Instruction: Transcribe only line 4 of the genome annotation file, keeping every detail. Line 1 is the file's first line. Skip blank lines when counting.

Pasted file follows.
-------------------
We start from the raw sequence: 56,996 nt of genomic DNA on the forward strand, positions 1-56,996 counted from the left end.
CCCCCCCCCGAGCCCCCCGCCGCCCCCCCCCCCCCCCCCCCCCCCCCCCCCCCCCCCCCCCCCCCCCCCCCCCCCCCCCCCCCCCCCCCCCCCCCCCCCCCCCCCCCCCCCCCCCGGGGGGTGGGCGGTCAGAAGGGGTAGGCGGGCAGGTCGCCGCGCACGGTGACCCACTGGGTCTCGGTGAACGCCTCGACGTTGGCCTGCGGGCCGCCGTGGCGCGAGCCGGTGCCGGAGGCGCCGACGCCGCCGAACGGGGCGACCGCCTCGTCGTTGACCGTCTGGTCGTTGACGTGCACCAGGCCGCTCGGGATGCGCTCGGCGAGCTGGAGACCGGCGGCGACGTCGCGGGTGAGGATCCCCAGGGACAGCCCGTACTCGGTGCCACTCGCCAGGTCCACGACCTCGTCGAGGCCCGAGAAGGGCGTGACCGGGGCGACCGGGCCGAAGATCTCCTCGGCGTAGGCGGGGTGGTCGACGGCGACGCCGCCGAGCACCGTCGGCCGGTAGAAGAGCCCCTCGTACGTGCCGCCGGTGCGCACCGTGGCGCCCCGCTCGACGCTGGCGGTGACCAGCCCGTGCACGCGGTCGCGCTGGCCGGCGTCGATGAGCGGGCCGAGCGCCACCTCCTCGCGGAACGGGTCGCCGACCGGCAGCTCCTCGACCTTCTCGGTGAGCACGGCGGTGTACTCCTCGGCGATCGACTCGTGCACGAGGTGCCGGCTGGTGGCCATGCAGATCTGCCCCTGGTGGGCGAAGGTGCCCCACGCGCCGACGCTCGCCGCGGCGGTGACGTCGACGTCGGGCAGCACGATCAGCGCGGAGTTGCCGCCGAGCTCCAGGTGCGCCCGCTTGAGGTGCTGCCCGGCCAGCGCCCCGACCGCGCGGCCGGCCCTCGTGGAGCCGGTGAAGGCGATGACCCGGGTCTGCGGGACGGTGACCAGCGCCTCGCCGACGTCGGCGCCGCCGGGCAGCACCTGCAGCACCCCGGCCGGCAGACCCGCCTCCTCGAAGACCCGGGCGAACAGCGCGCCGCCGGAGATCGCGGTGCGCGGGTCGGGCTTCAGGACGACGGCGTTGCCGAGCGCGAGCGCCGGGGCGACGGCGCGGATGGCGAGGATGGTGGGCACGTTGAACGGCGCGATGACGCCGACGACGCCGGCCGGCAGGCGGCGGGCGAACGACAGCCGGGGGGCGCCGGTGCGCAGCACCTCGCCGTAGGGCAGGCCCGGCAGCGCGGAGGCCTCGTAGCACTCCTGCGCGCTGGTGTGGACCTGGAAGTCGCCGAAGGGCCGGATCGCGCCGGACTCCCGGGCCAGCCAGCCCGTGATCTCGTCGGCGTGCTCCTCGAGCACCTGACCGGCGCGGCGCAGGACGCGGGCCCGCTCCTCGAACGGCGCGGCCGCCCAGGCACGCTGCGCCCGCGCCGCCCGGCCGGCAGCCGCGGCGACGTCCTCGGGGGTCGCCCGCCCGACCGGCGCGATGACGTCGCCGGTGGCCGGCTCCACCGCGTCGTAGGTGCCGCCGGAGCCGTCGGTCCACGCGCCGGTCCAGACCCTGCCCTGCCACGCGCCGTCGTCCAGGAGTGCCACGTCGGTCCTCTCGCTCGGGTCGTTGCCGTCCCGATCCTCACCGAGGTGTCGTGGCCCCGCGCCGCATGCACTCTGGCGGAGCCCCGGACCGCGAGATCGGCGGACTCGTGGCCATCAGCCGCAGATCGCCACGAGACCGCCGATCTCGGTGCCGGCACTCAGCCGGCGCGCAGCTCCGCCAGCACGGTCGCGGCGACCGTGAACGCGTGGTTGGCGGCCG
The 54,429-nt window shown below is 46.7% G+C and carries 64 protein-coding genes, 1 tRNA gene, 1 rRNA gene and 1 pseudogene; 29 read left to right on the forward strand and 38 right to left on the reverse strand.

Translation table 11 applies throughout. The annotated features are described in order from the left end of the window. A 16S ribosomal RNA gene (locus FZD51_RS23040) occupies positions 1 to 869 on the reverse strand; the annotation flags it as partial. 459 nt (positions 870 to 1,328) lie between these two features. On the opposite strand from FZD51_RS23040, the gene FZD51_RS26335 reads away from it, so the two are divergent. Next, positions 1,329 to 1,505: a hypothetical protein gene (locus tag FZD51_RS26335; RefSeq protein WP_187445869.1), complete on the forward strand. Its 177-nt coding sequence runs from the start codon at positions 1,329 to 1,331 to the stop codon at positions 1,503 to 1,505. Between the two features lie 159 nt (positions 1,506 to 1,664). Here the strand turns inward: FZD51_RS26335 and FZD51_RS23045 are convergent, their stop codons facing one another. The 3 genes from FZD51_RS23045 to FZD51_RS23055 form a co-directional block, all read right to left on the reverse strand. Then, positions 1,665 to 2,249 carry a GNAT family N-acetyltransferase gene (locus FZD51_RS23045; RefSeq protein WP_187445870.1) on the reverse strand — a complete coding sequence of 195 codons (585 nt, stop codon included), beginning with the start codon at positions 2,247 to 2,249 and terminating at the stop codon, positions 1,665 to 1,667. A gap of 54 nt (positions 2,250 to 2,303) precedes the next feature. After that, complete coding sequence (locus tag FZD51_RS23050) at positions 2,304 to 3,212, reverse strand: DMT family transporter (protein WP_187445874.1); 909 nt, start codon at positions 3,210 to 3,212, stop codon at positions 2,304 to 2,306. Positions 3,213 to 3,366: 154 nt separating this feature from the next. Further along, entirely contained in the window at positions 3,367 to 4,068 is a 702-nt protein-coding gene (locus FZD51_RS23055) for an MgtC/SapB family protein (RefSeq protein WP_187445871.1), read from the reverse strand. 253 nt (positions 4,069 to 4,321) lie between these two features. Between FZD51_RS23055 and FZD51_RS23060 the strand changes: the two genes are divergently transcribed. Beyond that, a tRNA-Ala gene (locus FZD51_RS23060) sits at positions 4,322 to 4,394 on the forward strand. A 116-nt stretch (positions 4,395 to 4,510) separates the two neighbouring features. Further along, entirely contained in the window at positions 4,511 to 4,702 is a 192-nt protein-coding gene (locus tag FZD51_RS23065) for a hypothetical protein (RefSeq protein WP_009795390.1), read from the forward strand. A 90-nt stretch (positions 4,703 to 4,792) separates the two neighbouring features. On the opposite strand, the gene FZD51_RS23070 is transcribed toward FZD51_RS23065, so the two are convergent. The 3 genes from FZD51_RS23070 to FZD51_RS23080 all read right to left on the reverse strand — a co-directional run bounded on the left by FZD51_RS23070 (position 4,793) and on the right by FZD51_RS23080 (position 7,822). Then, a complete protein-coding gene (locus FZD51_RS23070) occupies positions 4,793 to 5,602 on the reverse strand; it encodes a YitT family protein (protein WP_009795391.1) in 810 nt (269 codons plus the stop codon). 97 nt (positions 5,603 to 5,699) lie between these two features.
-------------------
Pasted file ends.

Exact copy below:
Translation table 11 applies throughout. The annotated features are described in order from the left end of the window. A 16S ribosomal RNA gene (locus FZD51_RS23040) occupies positions 1 to 869 on the reverse strand; the annotation flags it as partial. 459 nt (positions 870 to 1,328) lie between these two features. On the opposite strand from FZD51_RS23040, the gene FZD51_RS26335 reads away from it, so the two are divergent. Next, positions 1,329 to 1,505: a hypothetical protein gene (locus tag FZD51_RS26335; RefSeq protein WP_187445869.1), complete on the forward strand. Its 177-nt coding sequence runs from the start codon at positions 1,329 to 1,331 to the stop codon at positions 1,503 to 1,505. Between the two features lie 159 nt (positions 1,506 to 1,664). Here the strand turns inward: FZD51_RS26335 and FZD51_RS23045 are convergent, their stop codons facing one another. The 3 genes from FZD51_RS23045 to FZD51_RS23055 form a co-directional block, all read right to left on the reverse strand. Then, positions 1,665 to 2,249 carry a GNAT family N-acetyltransferase gene (locus FZD51_RS23045; RefSeq protein WP_187445870.1) on the reverse strand — a complete coding sequence of 195 codons (585 nt, stop codon included), beginning with the start codon at positions 2,247 to 2,249 and terminating at the stop codon, positions 1,665 to 1,667. A gap of 54 nt (positions 2,250 to 2,303) precedes the next feature. After that, complete coding sequence (locus tag FZD51_RS23050) at positions 2,304 to 3,212, reverse strand: DMT family transporter (protein WP_187445874.1); 909 nt, start codon at positions 3,210 to 3,212, stop codon at positions 2,304 to 2,306. Positions 3,213 to 3,366: 154 nt separating this feature from the next. Further along, entirely contained in the window at positions 3,367 to 4,068 is a 702-nt protein-coding gene (locus FZD51_RS23055) for an MgtC/SapB family protein (RefSeq protein WP_187445871.1), read from the reverse strand. 253 nt (positions 4,069 to 4,321) lie between these two features. Between FZD51_RS23055 and FZD51_RS23060 the strand changes: the two genes are divergently transcribed. Beyond that, a tRNA-Ala gene (locus FZD51_RS23060) sits at positions 4,322 to 4,394 on the forward strand. A 116-nt stretch (positions 4,395 to 4,510) separates the two neighbouring features. Further along, entirely contained in the window at positions 4,511 to 4,702 is a 192-nt protein-coding gene (locus tag FZD51_RS23065) for a hypothetical protein (RefSeq protein WP_009795390.1), read from the forward strand. A 90-nt stretch (positions 4,703 to 4,792) separates the two neighbouring features. On the opposite strand, the gene FZD51_RS23070 is transcribed toward FZD51_RS23065, so the two are convergent. The 3 genes from FZD51_RS23070 to FZD51_RS23080 all read right to left on the reverse strand — a co-directional run bounded on the left by FZD51_RS23070 (position 4,793) and on the right by FZD51_RS23080 (position 7,822). Then, a complete protein-coding gene (locus FZD51_RS23070) occupies positions 4,793 to 5,602 on the reverse strand; it encodes a YitT family protein (protein WP_009795391.1) in 810 nt (269 codons plus the stop codon). 97 nt (positions 5,603 to 5,699) lie between these two features.